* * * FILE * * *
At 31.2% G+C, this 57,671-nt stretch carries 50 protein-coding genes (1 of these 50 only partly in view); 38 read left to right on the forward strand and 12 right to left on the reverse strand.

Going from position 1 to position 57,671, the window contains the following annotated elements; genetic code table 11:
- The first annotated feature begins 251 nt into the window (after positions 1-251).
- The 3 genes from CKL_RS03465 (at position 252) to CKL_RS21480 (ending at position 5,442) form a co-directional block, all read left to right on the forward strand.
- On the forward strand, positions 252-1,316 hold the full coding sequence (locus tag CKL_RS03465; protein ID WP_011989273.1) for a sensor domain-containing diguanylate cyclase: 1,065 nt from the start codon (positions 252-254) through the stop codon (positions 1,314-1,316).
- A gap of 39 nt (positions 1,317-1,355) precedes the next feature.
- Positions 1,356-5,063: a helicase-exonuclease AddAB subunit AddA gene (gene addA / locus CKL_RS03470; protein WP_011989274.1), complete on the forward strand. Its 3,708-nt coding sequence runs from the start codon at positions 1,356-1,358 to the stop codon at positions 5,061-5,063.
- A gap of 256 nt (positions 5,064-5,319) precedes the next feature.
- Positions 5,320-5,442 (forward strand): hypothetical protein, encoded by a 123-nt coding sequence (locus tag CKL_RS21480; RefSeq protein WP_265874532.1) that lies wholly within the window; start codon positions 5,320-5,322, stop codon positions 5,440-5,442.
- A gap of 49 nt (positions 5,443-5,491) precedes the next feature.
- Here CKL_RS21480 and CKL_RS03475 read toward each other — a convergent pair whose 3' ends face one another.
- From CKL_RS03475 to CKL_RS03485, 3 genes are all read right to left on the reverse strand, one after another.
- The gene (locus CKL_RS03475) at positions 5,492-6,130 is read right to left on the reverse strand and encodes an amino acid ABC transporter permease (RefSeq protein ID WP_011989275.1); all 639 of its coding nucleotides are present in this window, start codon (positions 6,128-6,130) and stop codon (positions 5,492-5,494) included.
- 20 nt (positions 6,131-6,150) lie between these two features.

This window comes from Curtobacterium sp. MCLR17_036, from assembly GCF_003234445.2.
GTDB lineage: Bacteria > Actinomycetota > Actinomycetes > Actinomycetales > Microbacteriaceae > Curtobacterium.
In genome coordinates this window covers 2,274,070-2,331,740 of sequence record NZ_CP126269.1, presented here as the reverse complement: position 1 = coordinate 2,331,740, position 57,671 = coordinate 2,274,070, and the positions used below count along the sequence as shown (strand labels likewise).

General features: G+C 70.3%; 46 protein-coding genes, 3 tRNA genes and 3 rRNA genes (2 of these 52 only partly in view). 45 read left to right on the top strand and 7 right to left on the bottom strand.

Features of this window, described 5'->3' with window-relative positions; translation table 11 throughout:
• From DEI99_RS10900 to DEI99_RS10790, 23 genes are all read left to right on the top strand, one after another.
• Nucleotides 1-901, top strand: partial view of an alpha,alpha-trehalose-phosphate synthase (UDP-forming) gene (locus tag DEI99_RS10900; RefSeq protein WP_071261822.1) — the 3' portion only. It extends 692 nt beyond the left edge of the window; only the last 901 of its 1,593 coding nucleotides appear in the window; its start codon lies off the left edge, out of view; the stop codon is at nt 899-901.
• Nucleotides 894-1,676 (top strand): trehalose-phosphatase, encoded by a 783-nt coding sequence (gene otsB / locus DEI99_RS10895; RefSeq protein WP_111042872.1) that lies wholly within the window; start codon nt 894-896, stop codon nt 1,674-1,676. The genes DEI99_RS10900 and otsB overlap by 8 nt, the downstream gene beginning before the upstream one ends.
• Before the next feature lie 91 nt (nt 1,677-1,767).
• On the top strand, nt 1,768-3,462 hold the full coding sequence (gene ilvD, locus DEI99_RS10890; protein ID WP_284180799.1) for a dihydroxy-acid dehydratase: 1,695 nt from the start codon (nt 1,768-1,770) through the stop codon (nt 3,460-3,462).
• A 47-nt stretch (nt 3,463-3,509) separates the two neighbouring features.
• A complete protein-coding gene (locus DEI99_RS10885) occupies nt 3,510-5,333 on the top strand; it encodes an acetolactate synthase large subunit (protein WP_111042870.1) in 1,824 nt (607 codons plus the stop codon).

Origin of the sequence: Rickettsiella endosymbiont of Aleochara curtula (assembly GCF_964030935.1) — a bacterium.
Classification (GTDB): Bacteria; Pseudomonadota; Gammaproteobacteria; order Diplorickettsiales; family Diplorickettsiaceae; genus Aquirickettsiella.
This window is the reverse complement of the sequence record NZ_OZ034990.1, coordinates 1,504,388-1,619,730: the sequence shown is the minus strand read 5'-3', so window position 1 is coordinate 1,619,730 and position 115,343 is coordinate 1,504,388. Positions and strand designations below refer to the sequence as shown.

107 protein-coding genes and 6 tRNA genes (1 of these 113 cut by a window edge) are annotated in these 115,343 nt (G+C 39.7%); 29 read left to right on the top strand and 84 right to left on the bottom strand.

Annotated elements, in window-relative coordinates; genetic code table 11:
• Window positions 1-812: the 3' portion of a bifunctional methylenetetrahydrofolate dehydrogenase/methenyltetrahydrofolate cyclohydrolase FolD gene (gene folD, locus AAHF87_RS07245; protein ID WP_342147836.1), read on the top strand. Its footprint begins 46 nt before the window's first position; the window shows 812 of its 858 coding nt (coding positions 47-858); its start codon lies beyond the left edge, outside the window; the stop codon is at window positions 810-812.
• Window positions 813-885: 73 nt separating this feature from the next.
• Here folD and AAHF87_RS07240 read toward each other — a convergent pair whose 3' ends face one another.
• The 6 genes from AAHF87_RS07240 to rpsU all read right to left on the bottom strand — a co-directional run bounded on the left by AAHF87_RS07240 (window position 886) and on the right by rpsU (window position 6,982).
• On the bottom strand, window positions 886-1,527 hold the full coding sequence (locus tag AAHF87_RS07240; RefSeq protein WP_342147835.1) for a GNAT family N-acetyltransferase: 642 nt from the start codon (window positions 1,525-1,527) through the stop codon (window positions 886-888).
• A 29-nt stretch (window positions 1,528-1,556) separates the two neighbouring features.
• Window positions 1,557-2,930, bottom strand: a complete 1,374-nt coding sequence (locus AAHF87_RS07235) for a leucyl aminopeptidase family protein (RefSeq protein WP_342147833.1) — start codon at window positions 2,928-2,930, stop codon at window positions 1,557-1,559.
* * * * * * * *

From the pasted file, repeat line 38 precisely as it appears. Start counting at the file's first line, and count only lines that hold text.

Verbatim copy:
• Window positions 1,557-2,930, bottom strand: a complete 1,374-nt coding sequence (locus AAHF87_RS07235) for a leucyl aminopeptidase family protein (RefSeq protein WP_342147833.1) — start codon at window positions 2,928-2,930, stop codon at window positions 1,557-1,559.